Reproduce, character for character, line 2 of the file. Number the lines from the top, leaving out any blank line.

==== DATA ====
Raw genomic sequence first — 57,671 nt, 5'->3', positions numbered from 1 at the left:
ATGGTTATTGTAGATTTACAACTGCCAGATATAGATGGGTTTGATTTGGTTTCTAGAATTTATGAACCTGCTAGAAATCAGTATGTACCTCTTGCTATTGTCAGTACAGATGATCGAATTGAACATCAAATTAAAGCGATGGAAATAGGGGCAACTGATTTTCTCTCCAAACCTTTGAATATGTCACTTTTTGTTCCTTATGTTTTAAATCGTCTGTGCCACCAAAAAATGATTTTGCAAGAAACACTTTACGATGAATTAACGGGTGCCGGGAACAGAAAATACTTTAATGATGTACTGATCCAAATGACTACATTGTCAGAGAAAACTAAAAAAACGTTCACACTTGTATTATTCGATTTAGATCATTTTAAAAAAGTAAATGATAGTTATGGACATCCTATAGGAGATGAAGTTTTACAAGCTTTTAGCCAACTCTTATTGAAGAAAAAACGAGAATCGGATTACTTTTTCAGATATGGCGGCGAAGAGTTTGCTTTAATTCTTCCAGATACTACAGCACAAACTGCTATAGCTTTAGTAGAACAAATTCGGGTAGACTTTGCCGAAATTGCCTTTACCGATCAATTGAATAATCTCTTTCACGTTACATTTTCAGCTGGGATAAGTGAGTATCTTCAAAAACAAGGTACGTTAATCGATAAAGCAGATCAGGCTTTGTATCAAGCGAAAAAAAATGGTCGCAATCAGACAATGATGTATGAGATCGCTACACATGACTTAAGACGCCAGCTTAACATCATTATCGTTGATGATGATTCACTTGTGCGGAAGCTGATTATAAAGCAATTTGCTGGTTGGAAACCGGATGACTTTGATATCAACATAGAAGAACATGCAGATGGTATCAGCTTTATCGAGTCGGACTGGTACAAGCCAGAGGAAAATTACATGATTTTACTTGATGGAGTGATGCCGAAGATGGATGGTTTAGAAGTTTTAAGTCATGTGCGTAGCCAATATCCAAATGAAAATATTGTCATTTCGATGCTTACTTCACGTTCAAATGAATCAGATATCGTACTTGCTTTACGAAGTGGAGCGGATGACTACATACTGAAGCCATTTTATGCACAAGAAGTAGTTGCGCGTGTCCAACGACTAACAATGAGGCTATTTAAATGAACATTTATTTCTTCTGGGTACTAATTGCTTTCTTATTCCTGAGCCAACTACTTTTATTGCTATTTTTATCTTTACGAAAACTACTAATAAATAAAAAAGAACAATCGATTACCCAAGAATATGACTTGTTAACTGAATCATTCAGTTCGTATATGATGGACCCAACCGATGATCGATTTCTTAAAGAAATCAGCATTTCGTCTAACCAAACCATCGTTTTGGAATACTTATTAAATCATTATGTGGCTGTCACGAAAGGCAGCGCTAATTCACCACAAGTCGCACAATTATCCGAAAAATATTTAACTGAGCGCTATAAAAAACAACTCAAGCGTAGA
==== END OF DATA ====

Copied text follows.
ATGGTTATTGTAGATTTACAACTGCCAGATATAGATGGGTTTGATTTGGTTTCTAGAATTTATGAACCTGCTAGAAATCAGTATGTACCTCTTGCTATTGTCAGTACAGATGATCGAATTGAACATCAAATTAAAGCGATGGAAATAGGGGCAACTGATTTTCTCTCCAAACCTTTGAATATGTCACTTTTTGTTCCTTATGTTTTAAATCGTCTGTGCCACCAAAAAATGATTTTGCAAGAAACACTTTACGATGAATTAACGGGTGCCGGGAACAGAAAATACTTTAATGATGTACTGATCCAAATGACTACATTGTCAGAGAAAACTAAAAAAACGTTCACACTTGTATTATTCGATTTAGATCATTTTAAAAAAGTAAATGATAGTTATGGACATCCTATAGGAGATGAAGTTTTACAAGCTTTTAGCCAACTCTTATTGAAGAAAAAACGAGAATCGGATTACTTTTTCAGATATGGCGGCGAAGAGTTTGCTTTAATTCTTCCAGATACTACAGCACAAACTGCTATAGCTTTAGTAGAACAAATTCGGGTAGACTTTGCCGAAATTGCCTTTACCGATCAATTGAATAATCTCTTTCACGTTACATTTTCAGCTGGGATAAGTGAGTATCTTCAAAAACAAGGTACGTTAATCGATAAAGCAGATCAGGCTTTGTATCAAGCGAAAAAAAATGGTCGCAATCAGACAATGATGTATGAGATCGCTACACATGACTTAAGACGCCAGCTTAACATCATTATCGTTGATGATGATTCACTTGTGCGGAAGCTGATTATAAAGCAATTTGCTGGTTGGAAACCGGATGACTTTGATATCAACATAGAAGAACATGCAGATGGTATCAGCTTTATCGAGTCGGACTGGTACAAGCCAGAGGAAAATTACATGATTTTACTTGATGGAGTGATGCCGAAGATGGATGGTTTAGAAGTTTTAAGTCATGTGCGTAGCCAATATCCAAATGAAAATATTGTCATTTCGATGCTTACTTCACGTTCAAATGAATCAGATATCGTACTTGCTTTACGAAGTGGAGCGGATGACTACATACTGAAGCCATTTTATGCACAAGAAGTAGTTGCGCGTGTCCAACGACTAACAATGAGGCTATTTAAATGAACATTTATTTCTTCTGGGTACTAATTGCTTTCTTATTCCTGAGCCAACTACTTTTATTGCTATTTTTATCTTTACGAAAACTACTAATAAATAAAAAAGAACAATCGATTACCCAAGAATATGACTTGTTAACTGAATCATTCAGTTCGTATATGATGGACCCAACCGATGATCGATTTCTTAAAGAAATCAGCATTTCGTCTAACCAAACCATCGTTTTGGAATACTTATTAAATCATTATGTGGCTGTCACGAAAGGCAGCGCTAATTCACCACAAGTCGCACAATTATCCGAAAAATATTTAACTGAGCGCTATAAAAAACAACTCAAGCGTAGA